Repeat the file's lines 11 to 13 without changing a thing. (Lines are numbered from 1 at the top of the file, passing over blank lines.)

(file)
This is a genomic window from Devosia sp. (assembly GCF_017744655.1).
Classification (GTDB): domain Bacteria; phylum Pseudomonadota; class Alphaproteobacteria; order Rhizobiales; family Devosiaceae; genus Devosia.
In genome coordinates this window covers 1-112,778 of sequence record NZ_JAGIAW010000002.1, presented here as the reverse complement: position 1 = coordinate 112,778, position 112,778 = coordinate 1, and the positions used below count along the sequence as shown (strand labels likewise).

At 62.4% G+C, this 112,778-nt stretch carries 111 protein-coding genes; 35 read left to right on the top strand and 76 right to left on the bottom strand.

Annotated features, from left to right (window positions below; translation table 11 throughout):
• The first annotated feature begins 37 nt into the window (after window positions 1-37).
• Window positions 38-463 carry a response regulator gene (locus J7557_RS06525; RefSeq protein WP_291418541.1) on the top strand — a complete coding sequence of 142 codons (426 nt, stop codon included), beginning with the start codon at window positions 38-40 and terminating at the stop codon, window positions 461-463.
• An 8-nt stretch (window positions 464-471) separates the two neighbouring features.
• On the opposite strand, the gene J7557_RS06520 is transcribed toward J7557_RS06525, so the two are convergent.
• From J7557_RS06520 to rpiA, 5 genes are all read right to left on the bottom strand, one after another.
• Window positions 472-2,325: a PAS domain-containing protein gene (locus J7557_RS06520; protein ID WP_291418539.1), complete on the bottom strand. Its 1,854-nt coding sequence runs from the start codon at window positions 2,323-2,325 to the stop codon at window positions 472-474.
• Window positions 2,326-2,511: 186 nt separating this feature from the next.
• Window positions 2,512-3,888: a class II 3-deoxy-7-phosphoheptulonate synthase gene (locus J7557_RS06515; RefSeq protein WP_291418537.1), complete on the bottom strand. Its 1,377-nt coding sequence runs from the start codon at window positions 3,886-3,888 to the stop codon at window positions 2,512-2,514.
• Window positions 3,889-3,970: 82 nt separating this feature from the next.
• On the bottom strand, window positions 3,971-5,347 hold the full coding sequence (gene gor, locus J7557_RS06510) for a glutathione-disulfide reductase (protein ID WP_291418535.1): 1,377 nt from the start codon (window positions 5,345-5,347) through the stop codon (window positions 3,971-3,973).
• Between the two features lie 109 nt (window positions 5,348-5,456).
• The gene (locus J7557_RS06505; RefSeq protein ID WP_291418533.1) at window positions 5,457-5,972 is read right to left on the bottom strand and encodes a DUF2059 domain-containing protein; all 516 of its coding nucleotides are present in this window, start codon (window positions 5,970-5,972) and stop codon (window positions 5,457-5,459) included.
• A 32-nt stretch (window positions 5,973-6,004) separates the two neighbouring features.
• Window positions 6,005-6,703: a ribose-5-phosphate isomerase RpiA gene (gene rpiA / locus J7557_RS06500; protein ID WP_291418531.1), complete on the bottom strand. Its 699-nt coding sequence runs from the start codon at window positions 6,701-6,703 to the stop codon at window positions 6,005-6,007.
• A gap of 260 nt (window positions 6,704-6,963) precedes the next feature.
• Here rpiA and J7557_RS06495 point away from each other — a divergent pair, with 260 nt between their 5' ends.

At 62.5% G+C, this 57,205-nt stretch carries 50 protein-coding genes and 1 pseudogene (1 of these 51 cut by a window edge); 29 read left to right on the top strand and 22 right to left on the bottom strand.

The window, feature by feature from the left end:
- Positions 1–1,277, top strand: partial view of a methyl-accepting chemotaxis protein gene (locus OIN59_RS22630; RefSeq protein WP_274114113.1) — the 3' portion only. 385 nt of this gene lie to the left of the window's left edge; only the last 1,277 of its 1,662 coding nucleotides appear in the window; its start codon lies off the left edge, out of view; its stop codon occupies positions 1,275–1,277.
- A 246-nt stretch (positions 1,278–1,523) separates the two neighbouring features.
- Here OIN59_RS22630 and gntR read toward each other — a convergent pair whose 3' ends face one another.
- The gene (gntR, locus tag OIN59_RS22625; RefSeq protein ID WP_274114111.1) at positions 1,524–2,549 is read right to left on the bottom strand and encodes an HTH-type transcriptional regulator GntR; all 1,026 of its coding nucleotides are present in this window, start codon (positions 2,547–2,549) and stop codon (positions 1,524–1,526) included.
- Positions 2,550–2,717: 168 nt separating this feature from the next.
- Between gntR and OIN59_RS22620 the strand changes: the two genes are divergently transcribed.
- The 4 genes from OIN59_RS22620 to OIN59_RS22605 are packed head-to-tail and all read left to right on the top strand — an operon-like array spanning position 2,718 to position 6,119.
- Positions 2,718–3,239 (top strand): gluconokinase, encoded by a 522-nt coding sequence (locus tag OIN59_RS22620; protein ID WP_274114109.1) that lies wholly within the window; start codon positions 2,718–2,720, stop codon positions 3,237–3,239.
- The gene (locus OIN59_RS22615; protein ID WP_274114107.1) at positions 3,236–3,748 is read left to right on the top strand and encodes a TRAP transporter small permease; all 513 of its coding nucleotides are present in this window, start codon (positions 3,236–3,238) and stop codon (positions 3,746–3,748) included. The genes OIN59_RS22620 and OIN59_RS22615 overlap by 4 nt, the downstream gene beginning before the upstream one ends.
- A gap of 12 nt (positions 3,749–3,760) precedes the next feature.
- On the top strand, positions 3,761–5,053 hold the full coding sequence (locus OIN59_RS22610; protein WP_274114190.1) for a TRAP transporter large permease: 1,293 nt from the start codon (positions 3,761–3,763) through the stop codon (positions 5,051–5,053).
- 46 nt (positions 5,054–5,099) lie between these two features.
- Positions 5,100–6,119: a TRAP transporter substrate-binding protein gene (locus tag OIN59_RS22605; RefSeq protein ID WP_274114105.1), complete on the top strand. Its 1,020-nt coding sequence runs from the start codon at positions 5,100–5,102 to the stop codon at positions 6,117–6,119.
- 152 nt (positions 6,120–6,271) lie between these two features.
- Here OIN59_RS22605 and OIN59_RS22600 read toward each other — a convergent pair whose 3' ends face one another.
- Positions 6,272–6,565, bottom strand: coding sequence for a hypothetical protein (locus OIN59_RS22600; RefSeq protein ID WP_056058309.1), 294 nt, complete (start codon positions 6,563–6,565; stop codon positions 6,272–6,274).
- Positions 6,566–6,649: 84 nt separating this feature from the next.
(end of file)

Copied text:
• Window positions 472-2,325: a PAS domain-containing protein gene (locus J7557_RS06520; protein ID WP_291418539.1), complete on the bottom strand. Its 1,854-nt coding sequence runs from the start codon at window positions 2,323-2,325 to the stop codon at window positions 472-474.
• Window positions 2,326-2,511: 186 nt separating this feature from the next.
• Window positions 2,512-3,888: a class II 3-deoxy-7-phosphoheptulonate synthase gene (locus J7557_RS06515; RefSeq protein WP_291418537.1), complete on the bottom strand. Its 1,377-nt coding sequence runs from the start codon at window positions 3,886-3,888 to the stop codon at window positions 2,512-2,514.